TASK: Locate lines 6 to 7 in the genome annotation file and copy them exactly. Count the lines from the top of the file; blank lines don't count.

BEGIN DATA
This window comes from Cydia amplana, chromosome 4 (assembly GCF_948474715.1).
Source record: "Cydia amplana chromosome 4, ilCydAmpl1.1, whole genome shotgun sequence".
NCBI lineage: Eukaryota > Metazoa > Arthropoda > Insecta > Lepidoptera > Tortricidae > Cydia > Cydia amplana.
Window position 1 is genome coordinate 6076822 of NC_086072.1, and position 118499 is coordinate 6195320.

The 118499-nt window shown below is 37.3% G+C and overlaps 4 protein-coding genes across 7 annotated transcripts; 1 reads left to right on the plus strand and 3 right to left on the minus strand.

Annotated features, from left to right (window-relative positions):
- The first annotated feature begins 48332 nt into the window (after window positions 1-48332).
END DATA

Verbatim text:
Annotated features, from left to right (window-relative positions):
- The first annotated feature begins 48332 nt into the window (after window positions 1-48332).